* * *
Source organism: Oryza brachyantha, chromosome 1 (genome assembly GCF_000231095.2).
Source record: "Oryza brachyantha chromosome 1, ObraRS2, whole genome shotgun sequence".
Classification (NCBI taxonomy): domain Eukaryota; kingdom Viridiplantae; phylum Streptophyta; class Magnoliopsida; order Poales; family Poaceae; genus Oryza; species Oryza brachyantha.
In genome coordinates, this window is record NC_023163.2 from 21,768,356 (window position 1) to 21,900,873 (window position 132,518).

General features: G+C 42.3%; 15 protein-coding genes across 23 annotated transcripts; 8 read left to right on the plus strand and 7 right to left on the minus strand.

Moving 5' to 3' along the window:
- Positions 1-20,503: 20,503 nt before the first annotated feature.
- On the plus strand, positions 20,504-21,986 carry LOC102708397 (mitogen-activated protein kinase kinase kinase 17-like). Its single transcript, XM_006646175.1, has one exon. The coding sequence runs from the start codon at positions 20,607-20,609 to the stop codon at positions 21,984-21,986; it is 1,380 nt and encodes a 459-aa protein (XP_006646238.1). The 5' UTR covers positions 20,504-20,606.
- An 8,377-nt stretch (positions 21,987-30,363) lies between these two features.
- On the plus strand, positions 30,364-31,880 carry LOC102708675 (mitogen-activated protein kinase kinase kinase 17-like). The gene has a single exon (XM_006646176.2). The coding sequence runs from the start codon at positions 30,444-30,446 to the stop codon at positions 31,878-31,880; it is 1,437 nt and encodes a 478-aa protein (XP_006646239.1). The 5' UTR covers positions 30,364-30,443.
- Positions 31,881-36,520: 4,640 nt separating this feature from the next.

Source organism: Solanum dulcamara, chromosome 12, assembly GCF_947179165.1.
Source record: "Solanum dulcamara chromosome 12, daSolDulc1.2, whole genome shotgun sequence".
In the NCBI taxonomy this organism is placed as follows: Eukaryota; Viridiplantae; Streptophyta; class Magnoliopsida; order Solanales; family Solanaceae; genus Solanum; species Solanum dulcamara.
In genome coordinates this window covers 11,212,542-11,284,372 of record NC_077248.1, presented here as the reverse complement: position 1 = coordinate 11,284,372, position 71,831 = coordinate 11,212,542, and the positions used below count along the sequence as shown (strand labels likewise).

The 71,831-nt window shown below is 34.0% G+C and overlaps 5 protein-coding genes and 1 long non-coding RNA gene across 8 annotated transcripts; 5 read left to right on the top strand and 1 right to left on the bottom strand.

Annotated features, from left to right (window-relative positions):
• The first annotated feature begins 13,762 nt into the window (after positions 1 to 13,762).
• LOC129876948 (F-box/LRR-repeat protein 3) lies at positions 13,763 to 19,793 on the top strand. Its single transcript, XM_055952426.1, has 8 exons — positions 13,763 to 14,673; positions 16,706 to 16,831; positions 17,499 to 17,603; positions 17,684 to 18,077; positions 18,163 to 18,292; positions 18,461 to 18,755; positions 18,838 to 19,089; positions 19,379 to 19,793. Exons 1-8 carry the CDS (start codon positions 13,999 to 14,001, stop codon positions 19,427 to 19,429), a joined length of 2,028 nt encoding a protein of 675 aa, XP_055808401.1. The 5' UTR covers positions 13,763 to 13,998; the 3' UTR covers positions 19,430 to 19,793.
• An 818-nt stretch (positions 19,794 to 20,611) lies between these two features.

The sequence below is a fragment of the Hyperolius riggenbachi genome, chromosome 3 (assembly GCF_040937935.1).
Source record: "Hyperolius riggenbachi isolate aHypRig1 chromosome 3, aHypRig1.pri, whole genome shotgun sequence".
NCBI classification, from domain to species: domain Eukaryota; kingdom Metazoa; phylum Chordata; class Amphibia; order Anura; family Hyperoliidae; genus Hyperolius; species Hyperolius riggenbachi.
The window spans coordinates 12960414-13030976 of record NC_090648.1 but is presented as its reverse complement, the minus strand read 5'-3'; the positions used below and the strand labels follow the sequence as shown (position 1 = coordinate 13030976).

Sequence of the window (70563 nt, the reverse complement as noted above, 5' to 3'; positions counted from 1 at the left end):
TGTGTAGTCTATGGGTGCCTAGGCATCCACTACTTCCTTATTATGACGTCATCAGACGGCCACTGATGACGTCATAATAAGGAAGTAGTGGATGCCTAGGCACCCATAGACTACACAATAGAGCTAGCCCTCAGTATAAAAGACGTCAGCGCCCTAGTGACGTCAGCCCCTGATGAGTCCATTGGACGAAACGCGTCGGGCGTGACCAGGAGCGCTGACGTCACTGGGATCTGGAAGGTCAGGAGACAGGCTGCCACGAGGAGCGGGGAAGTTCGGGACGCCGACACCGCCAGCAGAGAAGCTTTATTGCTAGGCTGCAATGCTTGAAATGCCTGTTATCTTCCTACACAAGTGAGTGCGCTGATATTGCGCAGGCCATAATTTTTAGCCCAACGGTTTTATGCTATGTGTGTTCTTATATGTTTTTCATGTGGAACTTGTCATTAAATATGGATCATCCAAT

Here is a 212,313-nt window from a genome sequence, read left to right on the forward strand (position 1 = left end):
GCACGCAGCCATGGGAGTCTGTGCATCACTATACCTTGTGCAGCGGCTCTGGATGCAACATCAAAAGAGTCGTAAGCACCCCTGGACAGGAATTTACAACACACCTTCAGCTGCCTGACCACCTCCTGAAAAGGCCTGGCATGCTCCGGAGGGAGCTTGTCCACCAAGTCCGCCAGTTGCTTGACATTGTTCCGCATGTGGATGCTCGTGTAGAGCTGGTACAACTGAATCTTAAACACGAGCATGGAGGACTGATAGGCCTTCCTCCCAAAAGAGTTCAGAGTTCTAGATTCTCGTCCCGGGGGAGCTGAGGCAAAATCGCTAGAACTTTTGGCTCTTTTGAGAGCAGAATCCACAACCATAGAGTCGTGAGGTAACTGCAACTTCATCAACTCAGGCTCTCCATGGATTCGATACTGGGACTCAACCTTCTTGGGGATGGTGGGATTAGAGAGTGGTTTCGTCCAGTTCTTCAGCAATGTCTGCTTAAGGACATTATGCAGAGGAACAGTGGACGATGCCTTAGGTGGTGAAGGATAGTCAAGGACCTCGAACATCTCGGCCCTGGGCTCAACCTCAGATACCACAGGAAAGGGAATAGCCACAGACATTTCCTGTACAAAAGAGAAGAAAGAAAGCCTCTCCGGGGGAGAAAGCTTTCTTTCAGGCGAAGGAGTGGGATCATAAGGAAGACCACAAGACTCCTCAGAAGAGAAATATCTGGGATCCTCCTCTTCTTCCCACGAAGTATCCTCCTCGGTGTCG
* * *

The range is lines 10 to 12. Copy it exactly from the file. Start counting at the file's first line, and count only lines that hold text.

- On the plus strand, positions 30,364-31,880 carry LOC102708675 (mitogen-activated protein kinase kinase kinase 17-like). The gene has a single exon (XM_006646176.2). The coding sequence runs from the start codon at positions 30,444-30,446 to the stop codon at positions 31,878-31,880; it is 1,437 nt and encodes a 478-aa protein (XP_006646239.1). The 5' UTR covers positions 30,364-30,443.
- Positions 31,881-36,520: 4,640 nt separating this feature from the next.

Source organism: Solanum dulcamara, chromosome 12, assembly GCF_947179165.1.